you call sacred, and is nothing in very deed but a grave and reverend gluttony, a sanctimonious avarice; in comparison of which, all the duties and dearnesses which ye owe to God or to his church, to law, custom, or nature, ye have resolved to set at nought. ****

3

THE SECOND BOOK.

How happy were it for this frail, and as it may be called mortal life of man, since all earthly things which have the name of good and convenient in our daily use, are withal so cumbersome and full of trouble, if knowledge, yet which is the best and lightsomest possession of the mind, were, as the common saying is, no burden; and that what it wanted of being a load to any part of the body, it did not with a heavy advantage overlay upon the spirit! For not to speak of that knowledge that rests in the contemplation of natural causes and dimensions, which must needs be a lower wisdom, as the object is low, certain it is, that he who hath obtained in more than the scantiest measure to know any thing distinctly of God, and of his true worship, and what is infallibly good and happy in the state of man's life, what in itself evil and miserable, though vulgarly not so esteemed; he that hath obtained to know this, the only high valuable wisdom indeed, remembering also that God, even to a strictness, requires the improvement of these his entrusted gifts, cannot but sustain a sorer burden of mind, and more pressing than any supportable toil or weight, which the body can labour under; how and in what manner he shall dispose and employ those sumis of knowledge and illumination, which God hath sent him into this world to trade with. And that which aggravates the burden more, is, that, having re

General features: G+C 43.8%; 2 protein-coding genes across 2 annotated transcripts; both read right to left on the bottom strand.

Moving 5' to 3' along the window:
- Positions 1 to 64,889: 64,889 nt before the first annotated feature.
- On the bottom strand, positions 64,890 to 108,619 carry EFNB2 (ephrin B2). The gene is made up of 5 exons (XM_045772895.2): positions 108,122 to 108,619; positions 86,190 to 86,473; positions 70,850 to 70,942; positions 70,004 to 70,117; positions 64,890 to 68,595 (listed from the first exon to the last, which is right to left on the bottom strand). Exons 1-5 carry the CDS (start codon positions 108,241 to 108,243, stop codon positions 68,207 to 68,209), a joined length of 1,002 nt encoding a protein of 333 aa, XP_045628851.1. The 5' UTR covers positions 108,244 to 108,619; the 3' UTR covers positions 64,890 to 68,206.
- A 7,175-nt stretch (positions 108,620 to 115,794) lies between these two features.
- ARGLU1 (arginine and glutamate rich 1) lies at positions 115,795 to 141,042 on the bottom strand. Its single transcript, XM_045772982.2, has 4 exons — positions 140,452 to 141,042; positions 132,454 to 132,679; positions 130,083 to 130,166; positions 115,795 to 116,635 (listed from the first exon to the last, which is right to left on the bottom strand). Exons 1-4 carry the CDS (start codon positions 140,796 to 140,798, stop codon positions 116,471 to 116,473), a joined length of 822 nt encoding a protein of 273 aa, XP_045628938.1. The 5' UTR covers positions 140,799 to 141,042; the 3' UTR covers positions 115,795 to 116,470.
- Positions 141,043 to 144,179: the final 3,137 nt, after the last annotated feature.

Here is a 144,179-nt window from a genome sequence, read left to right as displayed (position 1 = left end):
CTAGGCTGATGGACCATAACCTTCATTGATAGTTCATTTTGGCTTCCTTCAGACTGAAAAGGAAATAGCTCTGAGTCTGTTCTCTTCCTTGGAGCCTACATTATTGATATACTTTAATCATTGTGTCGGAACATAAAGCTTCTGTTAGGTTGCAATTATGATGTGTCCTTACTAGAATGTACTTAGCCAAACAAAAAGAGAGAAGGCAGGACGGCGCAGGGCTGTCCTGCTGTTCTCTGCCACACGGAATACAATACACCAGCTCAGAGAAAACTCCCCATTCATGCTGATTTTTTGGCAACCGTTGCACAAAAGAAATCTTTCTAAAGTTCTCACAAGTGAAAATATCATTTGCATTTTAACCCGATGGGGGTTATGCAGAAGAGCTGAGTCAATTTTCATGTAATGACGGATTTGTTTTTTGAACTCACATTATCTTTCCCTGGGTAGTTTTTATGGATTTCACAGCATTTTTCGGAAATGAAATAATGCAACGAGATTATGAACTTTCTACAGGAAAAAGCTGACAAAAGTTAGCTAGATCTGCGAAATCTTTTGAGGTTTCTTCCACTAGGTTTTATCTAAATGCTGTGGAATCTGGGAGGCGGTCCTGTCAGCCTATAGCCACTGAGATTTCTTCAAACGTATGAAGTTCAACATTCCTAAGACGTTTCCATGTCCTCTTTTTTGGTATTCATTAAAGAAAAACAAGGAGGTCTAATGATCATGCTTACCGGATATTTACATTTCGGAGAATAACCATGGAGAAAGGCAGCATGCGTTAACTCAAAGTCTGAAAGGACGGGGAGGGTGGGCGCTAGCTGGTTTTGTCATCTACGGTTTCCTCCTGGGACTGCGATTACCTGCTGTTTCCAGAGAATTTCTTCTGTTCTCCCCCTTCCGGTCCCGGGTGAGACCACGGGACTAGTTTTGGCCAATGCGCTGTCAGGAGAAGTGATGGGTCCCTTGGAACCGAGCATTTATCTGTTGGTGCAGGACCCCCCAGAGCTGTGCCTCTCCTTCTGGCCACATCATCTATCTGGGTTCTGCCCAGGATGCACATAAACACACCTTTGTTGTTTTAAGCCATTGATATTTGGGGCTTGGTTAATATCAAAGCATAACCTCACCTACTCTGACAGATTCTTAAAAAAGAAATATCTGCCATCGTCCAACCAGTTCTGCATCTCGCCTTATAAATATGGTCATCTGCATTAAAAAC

ceived amongst his allotted parcels, certain precious truths, of such an orient lustre as no diamond can equal ; which nevertheless he has in charge to put off at any cheap rate, yea, for nothing to them that will; the great merchants of this world, fearing that this course would soon discover and disgrace the false glitter of their deceitful wares, wherewith they abuse the people, like poor Indians with beads and glasses, practise by all means how they may suppress the vending of such rarities, and at such a cheapness as would undo them, and turn their traslı upon their hands. Therefore by gratifying the corrupt desires of men in fleshly doctrines, they stir them up to persecute with hatred and contempt all those, that seek to bear themselves uprightly in this their spiritual factory : which they foreseeing, though they cannot but testify of truth, and the excellency of that heavenly traffick which they bring, against what opposition or danger soever, yet needs must it sit heavily upon their spirits, that, being in God's prime intention, and their own, selected heralds of peace, and dispensers of treasure inestimable, without price to them that have no peace, they find in the discharge of their commission, that they are made the greatest variance and offence, a very sword and fire both in house and city over the whole earth. 'I his is that which the sad prophet Jeremiah laments : “Wo is me, my mother, that thou hast born me, a man of strife and contention!” And although divine inspiration must certainly have been sweet to those ancient prophets, yet the irksomeness of that truth which they brought was so unpleasant unto them, that everywhere they call it a burden. Yea, that mysterious book of revelation, which the great evangelist was hid to eat, as it had been some eyebrightening electuary of knowledge and foresight, though it were